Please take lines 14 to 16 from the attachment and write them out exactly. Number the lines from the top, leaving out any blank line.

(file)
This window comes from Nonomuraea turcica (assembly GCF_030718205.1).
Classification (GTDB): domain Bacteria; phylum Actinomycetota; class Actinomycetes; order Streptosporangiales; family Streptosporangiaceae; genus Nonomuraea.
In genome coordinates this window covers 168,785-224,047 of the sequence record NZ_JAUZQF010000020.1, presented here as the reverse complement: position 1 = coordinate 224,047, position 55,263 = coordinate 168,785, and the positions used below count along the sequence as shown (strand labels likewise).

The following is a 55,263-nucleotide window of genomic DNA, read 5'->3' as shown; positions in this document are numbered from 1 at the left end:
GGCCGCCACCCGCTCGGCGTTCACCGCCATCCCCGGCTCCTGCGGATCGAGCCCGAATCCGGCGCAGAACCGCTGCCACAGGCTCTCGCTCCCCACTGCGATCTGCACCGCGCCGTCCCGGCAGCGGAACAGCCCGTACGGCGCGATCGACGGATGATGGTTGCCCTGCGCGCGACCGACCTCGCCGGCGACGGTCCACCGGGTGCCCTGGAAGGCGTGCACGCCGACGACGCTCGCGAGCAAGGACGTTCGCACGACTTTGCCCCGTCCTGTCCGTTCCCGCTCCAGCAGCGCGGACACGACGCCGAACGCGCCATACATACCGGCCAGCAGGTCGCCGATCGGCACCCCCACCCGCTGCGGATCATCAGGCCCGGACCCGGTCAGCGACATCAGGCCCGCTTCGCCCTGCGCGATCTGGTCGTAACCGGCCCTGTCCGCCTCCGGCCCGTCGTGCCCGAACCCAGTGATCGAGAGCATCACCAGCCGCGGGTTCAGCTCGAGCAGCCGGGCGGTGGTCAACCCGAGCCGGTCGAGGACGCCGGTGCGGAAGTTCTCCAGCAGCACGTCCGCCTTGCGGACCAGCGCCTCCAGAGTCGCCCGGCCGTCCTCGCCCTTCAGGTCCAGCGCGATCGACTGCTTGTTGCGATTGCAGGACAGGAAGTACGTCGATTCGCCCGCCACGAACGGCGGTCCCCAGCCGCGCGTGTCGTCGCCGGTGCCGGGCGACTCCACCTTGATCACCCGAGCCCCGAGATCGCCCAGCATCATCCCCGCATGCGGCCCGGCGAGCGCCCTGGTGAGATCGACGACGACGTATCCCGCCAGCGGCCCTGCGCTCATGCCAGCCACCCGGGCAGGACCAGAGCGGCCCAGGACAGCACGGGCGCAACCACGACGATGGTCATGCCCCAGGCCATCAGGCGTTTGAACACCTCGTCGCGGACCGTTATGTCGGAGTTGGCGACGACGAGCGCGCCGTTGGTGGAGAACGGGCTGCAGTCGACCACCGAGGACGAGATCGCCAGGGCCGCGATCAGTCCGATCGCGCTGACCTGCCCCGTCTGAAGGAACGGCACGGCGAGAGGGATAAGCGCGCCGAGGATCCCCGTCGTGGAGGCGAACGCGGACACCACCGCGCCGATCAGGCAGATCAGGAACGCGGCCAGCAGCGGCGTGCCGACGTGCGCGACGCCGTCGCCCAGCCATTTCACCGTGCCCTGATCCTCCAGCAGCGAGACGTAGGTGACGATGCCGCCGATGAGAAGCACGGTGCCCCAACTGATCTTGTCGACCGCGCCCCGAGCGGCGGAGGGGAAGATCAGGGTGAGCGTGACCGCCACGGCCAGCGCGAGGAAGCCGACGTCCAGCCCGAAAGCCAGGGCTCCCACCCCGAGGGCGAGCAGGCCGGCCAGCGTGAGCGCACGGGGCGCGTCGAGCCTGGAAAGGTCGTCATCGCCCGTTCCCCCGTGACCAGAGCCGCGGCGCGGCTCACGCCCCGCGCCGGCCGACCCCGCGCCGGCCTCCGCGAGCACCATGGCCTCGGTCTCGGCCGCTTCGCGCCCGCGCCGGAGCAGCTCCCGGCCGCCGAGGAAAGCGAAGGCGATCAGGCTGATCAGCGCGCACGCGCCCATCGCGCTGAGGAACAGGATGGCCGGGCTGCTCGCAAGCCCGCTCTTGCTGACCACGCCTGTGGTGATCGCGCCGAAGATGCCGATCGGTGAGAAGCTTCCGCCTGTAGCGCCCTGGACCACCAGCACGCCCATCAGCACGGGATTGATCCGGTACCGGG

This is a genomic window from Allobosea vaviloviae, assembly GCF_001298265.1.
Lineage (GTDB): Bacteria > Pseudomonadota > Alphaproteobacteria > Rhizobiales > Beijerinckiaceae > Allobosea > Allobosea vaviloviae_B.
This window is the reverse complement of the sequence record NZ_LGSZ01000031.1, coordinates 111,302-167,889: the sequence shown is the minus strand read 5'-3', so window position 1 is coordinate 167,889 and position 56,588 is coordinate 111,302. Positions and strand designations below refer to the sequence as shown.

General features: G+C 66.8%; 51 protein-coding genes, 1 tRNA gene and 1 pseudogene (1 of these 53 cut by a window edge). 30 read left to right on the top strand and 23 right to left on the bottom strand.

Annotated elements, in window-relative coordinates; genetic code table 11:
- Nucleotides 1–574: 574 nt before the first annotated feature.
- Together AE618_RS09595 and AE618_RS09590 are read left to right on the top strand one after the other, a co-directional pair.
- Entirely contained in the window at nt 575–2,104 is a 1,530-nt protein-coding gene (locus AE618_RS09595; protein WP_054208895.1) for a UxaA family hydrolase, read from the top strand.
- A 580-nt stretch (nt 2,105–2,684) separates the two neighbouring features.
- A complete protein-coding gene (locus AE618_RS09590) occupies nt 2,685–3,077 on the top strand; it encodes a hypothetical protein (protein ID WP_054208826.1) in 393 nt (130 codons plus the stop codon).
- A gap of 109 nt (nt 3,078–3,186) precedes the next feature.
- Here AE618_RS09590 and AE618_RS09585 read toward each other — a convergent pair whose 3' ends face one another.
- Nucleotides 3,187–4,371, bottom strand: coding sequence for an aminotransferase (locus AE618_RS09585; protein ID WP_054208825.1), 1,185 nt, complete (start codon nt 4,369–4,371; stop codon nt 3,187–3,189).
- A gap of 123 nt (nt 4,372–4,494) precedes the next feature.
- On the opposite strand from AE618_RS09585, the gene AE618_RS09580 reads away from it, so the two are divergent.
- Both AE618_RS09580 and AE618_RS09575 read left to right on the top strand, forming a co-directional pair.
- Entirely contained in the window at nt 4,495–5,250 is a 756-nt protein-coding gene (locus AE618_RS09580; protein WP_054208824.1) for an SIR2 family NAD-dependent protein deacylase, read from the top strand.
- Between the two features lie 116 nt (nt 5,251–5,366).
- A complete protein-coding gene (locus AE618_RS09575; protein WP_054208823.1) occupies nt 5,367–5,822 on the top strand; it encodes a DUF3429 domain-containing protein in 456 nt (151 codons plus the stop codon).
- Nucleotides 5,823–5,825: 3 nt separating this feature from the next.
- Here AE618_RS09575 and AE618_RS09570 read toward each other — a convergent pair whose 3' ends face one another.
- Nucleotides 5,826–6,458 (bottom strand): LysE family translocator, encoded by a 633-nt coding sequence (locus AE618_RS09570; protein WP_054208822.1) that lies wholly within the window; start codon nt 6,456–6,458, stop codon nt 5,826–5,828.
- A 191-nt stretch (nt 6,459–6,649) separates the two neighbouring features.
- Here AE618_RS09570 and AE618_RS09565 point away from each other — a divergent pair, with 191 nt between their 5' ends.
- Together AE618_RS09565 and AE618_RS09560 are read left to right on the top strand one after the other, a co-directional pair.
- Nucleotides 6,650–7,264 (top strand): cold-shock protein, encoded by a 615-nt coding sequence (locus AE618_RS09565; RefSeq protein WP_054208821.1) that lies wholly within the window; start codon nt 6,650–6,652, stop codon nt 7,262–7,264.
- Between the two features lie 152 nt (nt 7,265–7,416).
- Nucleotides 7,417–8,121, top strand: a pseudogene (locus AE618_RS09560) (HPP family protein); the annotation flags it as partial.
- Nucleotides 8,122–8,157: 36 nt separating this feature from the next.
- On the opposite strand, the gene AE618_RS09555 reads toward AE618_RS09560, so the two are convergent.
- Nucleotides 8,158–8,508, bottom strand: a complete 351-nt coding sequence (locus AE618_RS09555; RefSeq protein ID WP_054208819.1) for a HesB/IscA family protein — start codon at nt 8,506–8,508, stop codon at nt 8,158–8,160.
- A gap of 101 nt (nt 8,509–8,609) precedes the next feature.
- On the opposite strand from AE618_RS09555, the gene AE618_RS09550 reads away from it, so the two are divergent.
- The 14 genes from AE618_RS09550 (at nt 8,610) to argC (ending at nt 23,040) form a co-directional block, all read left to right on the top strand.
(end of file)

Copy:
- A 580-nt stretch (nt 2,105–2,684) separates the two neighbouring features.
- A complete protein-coding gene (locus AE618_RS09590) occupies nt 2,685–3,077 on the top strand; it encodes a hypothetical protein (protein ID WP_054208826.1) in 393 nt (130 codons plus the stop codon).
- A gap of 109 nt (nt 3,078–3,186) precedes the next feature.